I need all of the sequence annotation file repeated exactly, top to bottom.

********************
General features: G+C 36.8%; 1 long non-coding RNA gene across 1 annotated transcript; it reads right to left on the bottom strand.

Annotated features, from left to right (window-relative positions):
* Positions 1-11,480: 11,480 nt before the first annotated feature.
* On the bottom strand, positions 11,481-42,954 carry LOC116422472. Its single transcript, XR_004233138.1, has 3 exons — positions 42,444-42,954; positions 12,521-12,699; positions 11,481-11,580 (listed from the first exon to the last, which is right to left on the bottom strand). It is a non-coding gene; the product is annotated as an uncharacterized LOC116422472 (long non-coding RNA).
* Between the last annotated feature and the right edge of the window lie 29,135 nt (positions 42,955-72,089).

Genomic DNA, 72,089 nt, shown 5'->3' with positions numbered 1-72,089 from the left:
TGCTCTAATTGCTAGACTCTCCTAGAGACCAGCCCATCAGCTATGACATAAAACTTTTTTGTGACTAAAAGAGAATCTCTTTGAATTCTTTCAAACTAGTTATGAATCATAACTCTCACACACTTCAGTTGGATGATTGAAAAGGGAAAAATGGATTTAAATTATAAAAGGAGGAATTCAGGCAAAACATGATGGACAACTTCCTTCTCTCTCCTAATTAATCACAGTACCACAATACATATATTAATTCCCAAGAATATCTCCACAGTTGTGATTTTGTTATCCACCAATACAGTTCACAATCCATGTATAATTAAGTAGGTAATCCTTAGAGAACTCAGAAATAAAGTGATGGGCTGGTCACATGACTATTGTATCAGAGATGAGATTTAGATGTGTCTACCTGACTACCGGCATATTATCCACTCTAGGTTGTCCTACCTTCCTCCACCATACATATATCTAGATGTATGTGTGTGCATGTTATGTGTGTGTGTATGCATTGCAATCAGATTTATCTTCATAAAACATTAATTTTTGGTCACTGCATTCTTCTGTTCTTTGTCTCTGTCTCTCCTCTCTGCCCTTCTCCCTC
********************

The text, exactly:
General features: G+C 36.8%; 1 long non-coding RNA gene across 1 annotated transcript; it reads right to left on the bottom strand.

Annotated features, from left to right (window-relative positions):
* Positions 1-11,480: 11,480 nt before the first annotated feature.
* On the bottom strand, positions 11,481-42,954 carry LOC116422472. Its single transcript, XR_004233138.1, has 3 exons — positions 42,444-42,954; positions 12,521-12,699; positions 11,481-11,580 (listed from the first exon to the last, which is right to left on the bottom strand). It is a non-coding gene; the product is annotated as an uncharacterized LOC116422472 (long non-coding RNA).
* Between the last annotated feature and the right edge of the window lie 29,135 nt (positions 42,955-72,089).

Genomic DNA, 72,089 nt, shown 5'->3' with positions numbered 1-72,089 from the left:
TGCTCTAATTGCTAGACTCTCCTAGAGACCAGCCCATCAGCTATGACATAAAACTTTTTTGTGACTAAAAGAGAATCTCTTTGAATTCTTTCAAACTAGTTATGAATCATAACTCTCACACACTTCAGTTGGATGATTGAAAAGGGAAAAATGGATTTAAATTATAAAAGGAGGAATTCAGGCAAAACATGATGGACAACTTCCTTCTCTCTCCTAATTAATCACAGTACCACAATACATATATTAATTCCCAAGAATATCTCCACAGTTGTGATTTTGTTATCCACCAATACAGTTCACAATCCATGTATAATTAAGTAGGTAATCCTTAGAGAACTCAGAAATAAAGTGATGGGCTGGTCACATGACTATTGTATCAGAGATGAGATTTAGATGTGTCTACCTGACTACCGGCATATTATCCACTCTAGGTTGTCCTACCTTCCTCCACCATACATATATCTAGATGTATGTGTGTGCATGTTATGTGTGTGTGTATGCATTGCAATCAGATTTATCTTCATAAAACATTAATTTTTGGTCACTGCATTCTTCTGTTCTTTGTCTCTGTCTCTCCTCTCTGCCCTTCTCCCTC